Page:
South Africa's fertility rates have halved since the 1960s, to set an African precedent of 2,9 children per woman.
Soliciting sex on the Internet is associated with a higher risk of STDs.
Department of Health (South Africa)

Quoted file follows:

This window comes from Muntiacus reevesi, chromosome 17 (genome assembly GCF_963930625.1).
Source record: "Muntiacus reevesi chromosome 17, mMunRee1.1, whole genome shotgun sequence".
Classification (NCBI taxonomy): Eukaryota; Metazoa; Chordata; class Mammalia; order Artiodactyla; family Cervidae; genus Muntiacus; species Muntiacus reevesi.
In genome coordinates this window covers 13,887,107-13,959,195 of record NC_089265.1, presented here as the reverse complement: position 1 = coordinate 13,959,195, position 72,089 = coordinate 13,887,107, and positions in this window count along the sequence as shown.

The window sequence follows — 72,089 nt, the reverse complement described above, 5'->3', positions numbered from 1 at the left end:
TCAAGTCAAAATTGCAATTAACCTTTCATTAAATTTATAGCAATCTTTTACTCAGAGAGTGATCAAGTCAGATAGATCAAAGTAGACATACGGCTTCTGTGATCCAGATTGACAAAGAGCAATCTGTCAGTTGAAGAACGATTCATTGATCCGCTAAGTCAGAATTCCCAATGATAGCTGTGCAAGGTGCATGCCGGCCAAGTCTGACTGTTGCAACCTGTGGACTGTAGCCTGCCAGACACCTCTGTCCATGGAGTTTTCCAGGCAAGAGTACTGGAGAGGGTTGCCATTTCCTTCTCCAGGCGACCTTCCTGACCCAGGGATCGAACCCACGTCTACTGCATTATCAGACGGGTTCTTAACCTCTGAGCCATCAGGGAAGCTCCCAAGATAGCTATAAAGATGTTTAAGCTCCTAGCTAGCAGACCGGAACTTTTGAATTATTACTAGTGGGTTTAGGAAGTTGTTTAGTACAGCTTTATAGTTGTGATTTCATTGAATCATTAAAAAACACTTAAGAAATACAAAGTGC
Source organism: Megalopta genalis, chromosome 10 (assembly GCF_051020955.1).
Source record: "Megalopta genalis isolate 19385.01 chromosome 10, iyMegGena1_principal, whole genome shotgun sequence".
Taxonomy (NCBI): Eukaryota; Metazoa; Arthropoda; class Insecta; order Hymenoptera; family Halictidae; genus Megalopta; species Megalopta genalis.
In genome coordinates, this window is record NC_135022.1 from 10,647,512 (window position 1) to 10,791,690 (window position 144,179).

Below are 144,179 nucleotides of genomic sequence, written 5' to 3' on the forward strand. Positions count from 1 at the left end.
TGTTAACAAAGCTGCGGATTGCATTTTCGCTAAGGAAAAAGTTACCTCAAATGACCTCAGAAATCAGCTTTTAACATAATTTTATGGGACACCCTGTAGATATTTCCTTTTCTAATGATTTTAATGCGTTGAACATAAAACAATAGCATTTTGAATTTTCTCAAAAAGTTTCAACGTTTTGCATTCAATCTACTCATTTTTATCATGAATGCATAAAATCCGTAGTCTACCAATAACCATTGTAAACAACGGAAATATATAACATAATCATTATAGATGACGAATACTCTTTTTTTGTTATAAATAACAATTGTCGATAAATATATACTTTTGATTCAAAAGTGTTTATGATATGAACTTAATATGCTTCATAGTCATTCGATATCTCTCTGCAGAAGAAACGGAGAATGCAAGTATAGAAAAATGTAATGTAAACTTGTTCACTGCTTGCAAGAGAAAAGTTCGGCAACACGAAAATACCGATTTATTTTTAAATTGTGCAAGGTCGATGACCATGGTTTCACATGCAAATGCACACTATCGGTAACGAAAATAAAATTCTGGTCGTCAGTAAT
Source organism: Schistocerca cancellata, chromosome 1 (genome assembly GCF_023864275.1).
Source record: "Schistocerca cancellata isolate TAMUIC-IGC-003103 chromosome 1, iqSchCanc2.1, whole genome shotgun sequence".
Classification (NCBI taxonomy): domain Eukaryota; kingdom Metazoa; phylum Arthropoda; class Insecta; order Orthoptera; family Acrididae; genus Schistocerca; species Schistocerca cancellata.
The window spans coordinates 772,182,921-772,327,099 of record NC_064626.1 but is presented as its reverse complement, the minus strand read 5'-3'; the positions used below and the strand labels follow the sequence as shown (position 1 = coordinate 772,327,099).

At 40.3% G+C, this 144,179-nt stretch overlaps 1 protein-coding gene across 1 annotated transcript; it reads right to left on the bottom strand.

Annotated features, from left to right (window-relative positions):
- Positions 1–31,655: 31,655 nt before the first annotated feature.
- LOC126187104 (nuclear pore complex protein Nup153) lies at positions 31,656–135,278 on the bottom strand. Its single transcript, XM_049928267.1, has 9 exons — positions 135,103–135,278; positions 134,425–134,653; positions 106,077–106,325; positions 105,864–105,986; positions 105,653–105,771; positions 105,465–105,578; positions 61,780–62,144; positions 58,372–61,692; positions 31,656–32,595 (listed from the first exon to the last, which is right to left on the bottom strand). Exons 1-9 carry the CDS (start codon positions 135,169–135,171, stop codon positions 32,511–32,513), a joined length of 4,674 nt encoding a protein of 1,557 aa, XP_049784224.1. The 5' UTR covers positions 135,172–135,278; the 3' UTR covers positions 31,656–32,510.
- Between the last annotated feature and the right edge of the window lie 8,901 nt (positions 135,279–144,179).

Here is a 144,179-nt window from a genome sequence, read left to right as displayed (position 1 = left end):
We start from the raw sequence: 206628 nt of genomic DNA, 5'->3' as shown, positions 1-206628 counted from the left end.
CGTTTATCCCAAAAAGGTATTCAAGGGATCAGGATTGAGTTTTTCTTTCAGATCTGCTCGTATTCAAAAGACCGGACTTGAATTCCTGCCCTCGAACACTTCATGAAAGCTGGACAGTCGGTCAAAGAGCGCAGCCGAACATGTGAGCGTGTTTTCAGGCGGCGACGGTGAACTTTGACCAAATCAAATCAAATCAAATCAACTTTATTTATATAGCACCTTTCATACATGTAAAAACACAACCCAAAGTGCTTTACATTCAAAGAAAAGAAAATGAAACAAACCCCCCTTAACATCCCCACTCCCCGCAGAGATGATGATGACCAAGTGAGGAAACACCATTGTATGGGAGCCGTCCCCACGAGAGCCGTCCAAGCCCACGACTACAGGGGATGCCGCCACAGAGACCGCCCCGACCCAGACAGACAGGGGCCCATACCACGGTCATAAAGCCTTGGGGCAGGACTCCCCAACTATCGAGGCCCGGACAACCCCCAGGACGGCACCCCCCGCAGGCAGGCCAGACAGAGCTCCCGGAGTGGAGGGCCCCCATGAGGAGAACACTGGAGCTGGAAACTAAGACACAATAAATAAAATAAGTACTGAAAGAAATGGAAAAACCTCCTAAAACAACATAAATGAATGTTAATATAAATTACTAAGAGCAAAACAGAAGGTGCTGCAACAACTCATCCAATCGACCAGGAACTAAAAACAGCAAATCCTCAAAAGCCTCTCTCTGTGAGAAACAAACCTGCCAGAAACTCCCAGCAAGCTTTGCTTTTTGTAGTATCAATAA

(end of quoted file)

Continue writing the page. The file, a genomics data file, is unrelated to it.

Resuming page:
Internet version is the preliminary report. The 1998 South African Demographic and Health Survey (SADHS) is the first survey of its kind to be carried out in South Africa since the 1994 democratic national elections. The 1998 SADHS collected information on adult health conditions; sexual, reproductive and women's health; maternal and child health; adult, maternal, child and infant mortality; fertility and contraceptive use. Preparations for the study started in 1995 and the fieldwork was carried out between late January and September 1998. This report presents preliminary findings from the 1998 SADHS. It provides the results for key maternal and child health indicators including medical care for mothers during pregnancy and at the time of delivery, infant feeding practices, child immunisation coverage and the prevalence and treatment of diarrhoeal disease among children. It also provides information on women's status, fertility levels, contraceptive knowledge and use and adult health conditions. More detailed results will be presented in the final report which will be published towards the end of 1999. The information collected in the SADHS will be instrumental in identifying new directions for the national and provincial health programmes in South Africa. Data such as fertility levels, prevalence and treatment of chronic health conditions, and infant mortality levels are crucial indicators in evaluating policies and programmes and in making projections for the future. In addition, as one of more than 100 surveys carried out in the international Demographic and Health Surveys programme, it will hopefully contribute to an increased global commitment to improving the lives of mothers and children worldwide.